2) We might also see a patent case if Wacom's developments are too close, I remember seeing the patent drawings for the pencil and Apple tend to fight copyright quite vigorously. Apple would survive the costs of such a case better.

    Other than that, I'm all for innovation and development. AES has different strengths as compared to EMR and Apple's version is top notch. I think this will be interesting for the future of both Wacom and Apple in different ways, we've all on these forums wanted Wacom to be pushed to innovate and have lower prices for the best tech.
    "Buttery smooth but inaccurate around the edges EMR 1" was never something I was a fan of and I don't know if the new pen will be as good as the pencil but improvements at lower price are good for customers. As for the future of EMR - wasn't EMR 2 (what we have now) developed because of the development and purchase of ntrig to create the developments / improvements in AES? If AES had never appeared and been adopted across the market, I'm pretty certain Wacom would have sat on their hands and kept churning out the old EMR tablets and technology while keeping their very best for super expensive Cintiqs.
     
    Last edited: Oct 11, 2018
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  8. Shogmaster

    Shogmaster Pen Pro - Senior Member Senior Member

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    Polling rate was never the problem of AES, nor lack of tilt. I'm glad that it's getting tilt but not because I personally use it.

    None of these things fix the problem of AES vs EMR. EMR's advantage is intrinsic to the fact that it has two distinct hardware for pen and touch. As long as AES needs that few additional milliseconds to determine if you are touching down with the pen or fingers, EMR has the advantage in pen feel. 240Hz polling rate don't do nothing for that.

    As for 240Hz polling rate that all of the sudden became a thing when Apple arbitraily came upon that number by doubling their touch digitizer's polling rate. it's the same diminishing return marketing oneupmanship nonsense that pressure levels over 256 levels fall under. In fact, I'd argue over 133Hz and 256 lvls are just adding to noise instead of useful signal.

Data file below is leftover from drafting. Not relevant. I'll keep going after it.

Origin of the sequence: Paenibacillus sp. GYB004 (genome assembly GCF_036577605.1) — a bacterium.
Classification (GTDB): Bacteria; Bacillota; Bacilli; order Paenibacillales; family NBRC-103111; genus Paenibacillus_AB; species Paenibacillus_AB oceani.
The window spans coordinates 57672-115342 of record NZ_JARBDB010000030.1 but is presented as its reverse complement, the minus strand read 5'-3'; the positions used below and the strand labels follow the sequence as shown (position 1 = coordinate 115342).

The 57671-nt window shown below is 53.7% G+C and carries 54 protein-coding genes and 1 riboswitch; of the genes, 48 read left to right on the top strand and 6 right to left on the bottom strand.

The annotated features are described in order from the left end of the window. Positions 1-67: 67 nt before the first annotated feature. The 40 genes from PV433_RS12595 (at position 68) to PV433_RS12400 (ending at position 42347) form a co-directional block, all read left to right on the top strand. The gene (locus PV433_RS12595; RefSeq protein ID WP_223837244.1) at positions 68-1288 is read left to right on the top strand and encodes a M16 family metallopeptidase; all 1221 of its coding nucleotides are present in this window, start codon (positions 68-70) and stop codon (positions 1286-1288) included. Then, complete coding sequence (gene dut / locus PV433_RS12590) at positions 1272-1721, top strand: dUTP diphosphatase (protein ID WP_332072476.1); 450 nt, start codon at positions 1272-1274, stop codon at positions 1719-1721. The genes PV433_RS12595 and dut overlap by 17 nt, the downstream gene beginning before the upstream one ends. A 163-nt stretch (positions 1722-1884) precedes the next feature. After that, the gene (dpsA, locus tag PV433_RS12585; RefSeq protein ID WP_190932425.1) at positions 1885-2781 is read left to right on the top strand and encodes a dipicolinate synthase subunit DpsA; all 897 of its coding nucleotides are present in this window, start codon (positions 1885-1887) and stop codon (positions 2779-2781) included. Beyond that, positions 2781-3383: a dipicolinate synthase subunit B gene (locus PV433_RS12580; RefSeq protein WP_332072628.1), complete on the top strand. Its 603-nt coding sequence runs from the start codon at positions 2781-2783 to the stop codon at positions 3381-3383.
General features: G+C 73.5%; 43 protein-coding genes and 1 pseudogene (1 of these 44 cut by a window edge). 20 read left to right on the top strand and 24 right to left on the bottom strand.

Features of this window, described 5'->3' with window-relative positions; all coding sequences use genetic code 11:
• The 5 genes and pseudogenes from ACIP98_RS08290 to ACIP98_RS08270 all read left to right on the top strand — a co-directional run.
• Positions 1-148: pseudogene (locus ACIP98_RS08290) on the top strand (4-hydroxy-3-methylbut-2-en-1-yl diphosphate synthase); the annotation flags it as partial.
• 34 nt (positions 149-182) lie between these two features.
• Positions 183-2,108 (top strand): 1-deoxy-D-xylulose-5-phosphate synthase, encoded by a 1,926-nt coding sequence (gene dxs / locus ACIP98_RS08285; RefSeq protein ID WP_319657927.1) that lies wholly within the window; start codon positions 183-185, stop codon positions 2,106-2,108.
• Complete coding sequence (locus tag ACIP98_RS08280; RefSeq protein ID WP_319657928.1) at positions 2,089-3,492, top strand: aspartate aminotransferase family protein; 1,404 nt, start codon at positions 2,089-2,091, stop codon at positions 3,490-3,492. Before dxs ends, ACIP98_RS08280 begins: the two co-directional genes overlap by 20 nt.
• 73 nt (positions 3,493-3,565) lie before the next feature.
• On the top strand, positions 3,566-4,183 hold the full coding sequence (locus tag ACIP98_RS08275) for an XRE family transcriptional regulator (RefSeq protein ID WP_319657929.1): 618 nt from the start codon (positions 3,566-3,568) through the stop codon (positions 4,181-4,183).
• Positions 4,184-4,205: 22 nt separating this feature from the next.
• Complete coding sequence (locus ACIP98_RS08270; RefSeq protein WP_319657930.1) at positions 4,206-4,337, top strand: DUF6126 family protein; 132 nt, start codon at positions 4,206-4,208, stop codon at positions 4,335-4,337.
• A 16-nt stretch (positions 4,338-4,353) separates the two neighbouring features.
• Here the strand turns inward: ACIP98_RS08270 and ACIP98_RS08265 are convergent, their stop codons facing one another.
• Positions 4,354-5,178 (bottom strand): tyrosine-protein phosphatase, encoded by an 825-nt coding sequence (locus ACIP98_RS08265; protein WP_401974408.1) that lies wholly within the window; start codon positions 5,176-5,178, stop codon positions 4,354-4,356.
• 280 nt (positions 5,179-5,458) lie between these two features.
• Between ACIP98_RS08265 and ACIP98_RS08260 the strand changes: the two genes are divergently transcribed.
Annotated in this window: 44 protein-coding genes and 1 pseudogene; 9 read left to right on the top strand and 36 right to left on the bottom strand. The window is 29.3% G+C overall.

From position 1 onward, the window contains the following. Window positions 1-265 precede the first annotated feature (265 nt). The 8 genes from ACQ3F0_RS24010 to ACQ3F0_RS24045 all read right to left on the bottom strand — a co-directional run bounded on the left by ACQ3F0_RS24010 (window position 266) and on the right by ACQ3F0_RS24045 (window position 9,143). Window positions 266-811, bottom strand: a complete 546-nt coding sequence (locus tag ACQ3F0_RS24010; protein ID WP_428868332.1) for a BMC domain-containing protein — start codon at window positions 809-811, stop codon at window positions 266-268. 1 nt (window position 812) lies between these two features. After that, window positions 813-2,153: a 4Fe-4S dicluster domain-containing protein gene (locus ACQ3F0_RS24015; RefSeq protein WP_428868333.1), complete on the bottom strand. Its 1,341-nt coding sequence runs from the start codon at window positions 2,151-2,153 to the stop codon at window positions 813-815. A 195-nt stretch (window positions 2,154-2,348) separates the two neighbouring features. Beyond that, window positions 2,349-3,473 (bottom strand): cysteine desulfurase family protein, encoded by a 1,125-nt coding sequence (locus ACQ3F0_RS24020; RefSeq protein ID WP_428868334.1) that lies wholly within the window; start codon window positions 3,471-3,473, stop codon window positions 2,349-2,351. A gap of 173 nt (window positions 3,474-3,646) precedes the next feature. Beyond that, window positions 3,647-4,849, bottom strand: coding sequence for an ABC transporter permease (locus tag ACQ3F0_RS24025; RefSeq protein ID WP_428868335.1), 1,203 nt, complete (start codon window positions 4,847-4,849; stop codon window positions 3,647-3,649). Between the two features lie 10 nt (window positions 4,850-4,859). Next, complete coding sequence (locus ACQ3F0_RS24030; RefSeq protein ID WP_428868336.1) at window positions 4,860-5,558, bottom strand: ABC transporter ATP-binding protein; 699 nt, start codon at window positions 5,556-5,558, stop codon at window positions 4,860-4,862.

Let's just say that I can make much more nuanced lines with 133Hz 256lvls UD EMR pen with Clip Studio Paint than 240Hz 1000+ lvls of Apple Pencil in iPad Pro 12.9 with Clip Studio Paint.
     
    Last edited: Oct 13, 2018
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  9. ATIVQ

    ATIVQ V⅁O⅄ Senior Member

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    I suggest you test that. Drawing moderately fast a large circle at 133Hz with no smoothing results in a very pointy circle.

    Naturally, polling isn't everything. Both first-gen UD and first-gen DuoSense had 133Hz polling, but they were not nearly the same. UD is better because it has better activation force (3 grams vs 14 grams), better position accuracy (±0.5mm at most angles vs ±0.4mm only when pen is held vertically), better nibs (soft vs hard), and most importantly better linearity (less "wobble"/"jitter"/"waviness").

    Without knowing all the information, we can't be sure. But the new AES might actually be better than EMR. We'll see.
     
  10. Shogmaster

    Shogmaster Pen Pro - Senior Member Senior Member

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    You can't turn off smoothing cimpletely in most modern art apps so 133Hz at no smoothing is a moot experiment.

    Also, I'll bet that DuoSense2 aint 133Hz. It's probably 120Hz. OG DuoSense was likely 60Hz (which was why it suffered from severe vectoring). Wacom UD has wacky 133Hz number because it was probably tied to old serial bus speed of 33Hz or 66Hz. Modern pro cap dual role digitizers seems tied to screen refresh instead. Thats why Apple Pencil is 240Hz (4x OG 12.9 screen refresh).

    In any case, you seem to be ignoring the main advantafe of EMR to all these pro cap dual role digitizers. It never confuses pen for finger. And because it can immediately tell when pen touches down, it has smoother pen handling in positional data, pressure variations, and palm rejection.
     
    Last edited: Oct 14, 2018 at 1:03 AM